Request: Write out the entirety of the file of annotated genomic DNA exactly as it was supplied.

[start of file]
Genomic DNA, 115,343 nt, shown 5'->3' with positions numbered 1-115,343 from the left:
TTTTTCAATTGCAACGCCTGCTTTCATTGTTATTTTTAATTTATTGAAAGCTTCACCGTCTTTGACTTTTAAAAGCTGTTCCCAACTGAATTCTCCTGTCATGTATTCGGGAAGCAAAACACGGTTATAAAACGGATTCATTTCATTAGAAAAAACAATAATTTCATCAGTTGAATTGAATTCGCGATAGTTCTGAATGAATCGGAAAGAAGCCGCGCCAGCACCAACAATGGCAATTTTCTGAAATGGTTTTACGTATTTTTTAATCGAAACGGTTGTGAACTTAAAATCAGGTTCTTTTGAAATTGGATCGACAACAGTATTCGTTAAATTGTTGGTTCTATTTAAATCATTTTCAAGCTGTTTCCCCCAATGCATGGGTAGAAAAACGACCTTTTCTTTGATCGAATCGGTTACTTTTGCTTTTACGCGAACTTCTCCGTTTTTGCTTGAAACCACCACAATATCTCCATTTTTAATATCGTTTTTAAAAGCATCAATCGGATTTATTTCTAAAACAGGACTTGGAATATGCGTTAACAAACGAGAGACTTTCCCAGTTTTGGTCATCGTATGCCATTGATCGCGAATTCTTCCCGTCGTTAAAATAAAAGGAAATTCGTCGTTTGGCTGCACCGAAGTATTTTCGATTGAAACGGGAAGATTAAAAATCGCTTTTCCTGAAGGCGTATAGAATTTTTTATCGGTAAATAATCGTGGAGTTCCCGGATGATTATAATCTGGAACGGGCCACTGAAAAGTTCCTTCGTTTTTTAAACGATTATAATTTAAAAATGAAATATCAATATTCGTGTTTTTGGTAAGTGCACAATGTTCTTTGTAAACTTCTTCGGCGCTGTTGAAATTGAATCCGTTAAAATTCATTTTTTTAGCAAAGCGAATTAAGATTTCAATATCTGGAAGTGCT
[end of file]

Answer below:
Genomic DNA, 115,343 nt, shown 5'->3' with positions numbered 1-115,343 from the left:
TTTTTCAATTGCAACGCCTGCTTTCATTGTTATTTTTAATTTATTGAAAGCTTCACCGTCTTTGACTTTTAAAAGCTGTTCCCAACTGAATTCTCCTGTCATGTATTCGGGAAGCAAAACACGGTTATAAAACGGATTCATTTCATTAGAAAAAACAATAATTTCATCAGTTGAATTGAATTCGCGATAGTTCTGAATGAATCGGAAAGAAGCCGCGCCAGCACCAACAATGGCAATTTTCTGAAATGGTTTTACGTATTTTTTAATCGAAACGGTTGTGAACTTAAAATCAGGTTCTTTTGAAATTGGATCGACAACAGTATTCGTTAAATTGTTGGTTCTATTTAAATCATTTTCAAGCTGTTTCCCCCAATGCATGGGTAGAAAAACGACCTTTTCTTTGATCGAATCGGTTACTTTTGCTTTTACGCGAACTTCTCCGTTTTTGCTTGAAACCACCACAATATCTCCATTTTTAATATCGTTTTTAAAAGCATCAATCGGATTTATTTCTAAAACAGGACTTGGAATATGCGTTAACAAACGAGAGACTTTCCCAGTTTTGGTCATCGTATGCCATTGATCGCGAATTCTTCCCGTCGTTAAAATAAAAGGAAATTCGTCGTTTGGCTGCACCGAAGTATTTTCGATTGAAACGGGAAGATTAAAAATCGCTTTTCCTGAAGGCGTATAGAATTTTTTATCGGTAAATAATCGTGGAGTTCCCGGATGATTATAATCTGGAACGGGCCACTGAAAAGTTCCTTCGTTTTTTAAACGATTATAATTTAAAAATGAAATATCAATATTCGTGTTTTTGGTAAGTGCACAATGTTCTTTGTAAACTTCTTCGGCGCTGTTGAAATTGAATCCGTTAAAATTCATTTTTTTAGCAAAGCGAATTAAGATTTCAATATCTGGAAGTGCT